"You're being asked to wear skintight body suits covered in small reflective markers, along with helmet rigged cameras that shine lights back into your face as you try to perform a scene," Mr. Willingham said. "Meanwhile, you're in a stark soundstage with little to no set for visual reference, and only a series of tape marks or boxes on an otherwise plain floor to inform you where items in your immediate, imaginary space may be."
Even highly successful actors can find it difficult to transition to gaming work. Destiny, the action role playing game released last year by Bungie Studios, was faulted by fans and critics for its vague plot and repetitive action. But it was a performance by Peter Dinklage, a star of HBO's "Game of Thrones," as the game's Ghost character that garnered the most contempt. Players scorned the dialogue as lifeless and uninspired.
Bungie ultimately rerecorded all of Ghost's dialogue with a performance by the seasoned voice actor Nolan North, known primarily for his work as Nathan Drake in the Uncharted franchise.
Others, like Keith David, who has appeared in TV shows like "Community" and films like "Platoon" and "Requiem for a Dream," transition easily.
Mr. David has been the voice of the Arbiter, a character first introduced in Halo 2 as an enemy to the series' protagonist, the Master Chief. However, as the franchise has grown, the Master Chief and the Arbiter have built a partnership that is more complex.
Mark Hamill is the unmistakable voice of the Joker in Batman: Arkham Asylum and its sequels.
Dave J. Hogan / Getty Images
"Shakespeare is a great model for a lot of stories, and I feel that that relationship started out adversarial but as in 'Coriolanus,' where you have Aufidius and Coriolanus; it's the respect of great adversaries," he said.
Many actors who lend their voices to games have also worked on animated television shows or films, but creating a character for a game is distinct.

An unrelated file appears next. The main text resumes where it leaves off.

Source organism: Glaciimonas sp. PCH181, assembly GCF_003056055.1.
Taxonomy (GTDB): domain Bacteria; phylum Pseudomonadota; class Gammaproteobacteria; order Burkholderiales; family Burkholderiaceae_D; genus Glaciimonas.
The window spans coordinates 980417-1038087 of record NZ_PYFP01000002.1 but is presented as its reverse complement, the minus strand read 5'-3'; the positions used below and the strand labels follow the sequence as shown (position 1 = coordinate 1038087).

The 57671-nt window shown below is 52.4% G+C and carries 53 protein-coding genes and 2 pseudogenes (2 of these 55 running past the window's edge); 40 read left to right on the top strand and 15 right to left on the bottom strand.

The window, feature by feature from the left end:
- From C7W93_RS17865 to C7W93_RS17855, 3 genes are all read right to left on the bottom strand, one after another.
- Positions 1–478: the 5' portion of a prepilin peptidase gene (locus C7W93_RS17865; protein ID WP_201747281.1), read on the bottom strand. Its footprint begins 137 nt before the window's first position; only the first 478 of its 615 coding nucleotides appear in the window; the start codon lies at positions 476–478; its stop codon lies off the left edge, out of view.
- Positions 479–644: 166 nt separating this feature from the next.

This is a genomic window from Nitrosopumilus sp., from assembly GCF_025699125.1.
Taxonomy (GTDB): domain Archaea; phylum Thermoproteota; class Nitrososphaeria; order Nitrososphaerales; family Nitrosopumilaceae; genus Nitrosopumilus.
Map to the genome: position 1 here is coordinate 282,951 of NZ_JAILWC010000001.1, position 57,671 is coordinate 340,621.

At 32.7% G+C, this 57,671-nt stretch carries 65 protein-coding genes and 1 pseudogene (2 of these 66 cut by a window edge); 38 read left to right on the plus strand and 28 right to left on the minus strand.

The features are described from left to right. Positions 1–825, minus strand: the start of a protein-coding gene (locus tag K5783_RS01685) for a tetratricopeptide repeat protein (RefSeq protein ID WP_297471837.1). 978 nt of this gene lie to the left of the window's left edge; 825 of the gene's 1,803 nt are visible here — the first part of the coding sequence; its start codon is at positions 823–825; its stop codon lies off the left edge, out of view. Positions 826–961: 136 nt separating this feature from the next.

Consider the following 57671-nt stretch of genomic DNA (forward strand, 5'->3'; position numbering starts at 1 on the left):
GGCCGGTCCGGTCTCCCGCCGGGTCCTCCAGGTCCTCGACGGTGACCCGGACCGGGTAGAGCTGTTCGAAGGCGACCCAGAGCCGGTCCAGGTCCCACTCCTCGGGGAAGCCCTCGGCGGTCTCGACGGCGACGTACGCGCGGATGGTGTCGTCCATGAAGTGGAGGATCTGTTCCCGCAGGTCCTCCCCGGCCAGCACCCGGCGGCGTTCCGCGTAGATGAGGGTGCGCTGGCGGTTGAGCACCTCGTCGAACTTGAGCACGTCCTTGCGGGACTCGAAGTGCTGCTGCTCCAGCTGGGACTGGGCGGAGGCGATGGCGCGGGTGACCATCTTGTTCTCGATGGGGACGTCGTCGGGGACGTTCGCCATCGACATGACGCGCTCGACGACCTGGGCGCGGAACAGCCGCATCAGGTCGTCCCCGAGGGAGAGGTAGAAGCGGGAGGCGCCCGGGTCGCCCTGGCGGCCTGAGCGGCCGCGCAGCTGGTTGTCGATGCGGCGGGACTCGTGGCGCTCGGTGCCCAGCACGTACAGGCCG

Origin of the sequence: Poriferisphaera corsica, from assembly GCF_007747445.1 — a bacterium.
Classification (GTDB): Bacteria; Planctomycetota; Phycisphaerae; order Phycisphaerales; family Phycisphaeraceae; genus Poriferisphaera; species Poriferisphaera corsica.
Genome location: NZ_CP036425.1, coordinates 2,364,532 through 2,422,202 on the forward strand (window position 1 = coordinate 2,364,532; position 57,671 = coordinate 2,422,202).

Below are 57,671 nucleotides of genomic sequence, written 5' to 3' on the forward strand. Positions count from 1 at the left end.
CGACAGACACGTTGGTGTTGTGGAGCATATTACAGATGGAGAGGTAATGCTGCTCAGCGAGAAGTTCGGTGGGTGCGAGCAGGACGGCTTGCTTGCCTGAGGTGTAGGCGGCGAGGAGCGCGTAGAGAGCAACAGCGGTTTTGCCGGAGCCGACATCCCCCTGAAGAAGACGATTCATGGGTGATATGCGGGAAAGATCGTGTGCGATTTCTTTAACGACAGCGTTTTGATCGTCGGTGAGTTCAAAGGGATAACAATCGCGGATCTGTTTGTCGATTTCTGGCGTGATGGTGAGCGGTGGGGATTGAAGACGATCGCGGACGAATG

Dee Bradley Baker, who has worked on the Disney show "Phineas and Ferb," has an uncommon ability to generate distinctive creature sounds. This makes him a go to actor for "the weird stuff," as he puts it, and the challenges associated with his recording tend to be more physical. Scripts with groans or bloodcurdling screams can be just as common as those with eloquent dialogue for Mr. Baker, and he said there is a method to the sounds of madness that he projects.
"I don't think of creature vocalization as 'sound effects,'" he said. "There is intent, movement and often intelligence that must fuel a creature sound performance."
The strenuous nature of many game recording sessions, along with the more frequent use of motion capture technology, has led SAG Aftra, the union representing voice actors in ongoing negotiations with game publishers, to call for an increase in compensation and changes to industry safety procedures.
The union wants what it calls "vocally stressful" sessions to be limited to two hours, stunt coordinators to be present for projects requiring performance capture, and voice actors to receive bonuses based on a game's financial success.
Despite the stresses, voice actors like Mr. Hamill say they enjoy the creative freedom that video games bring.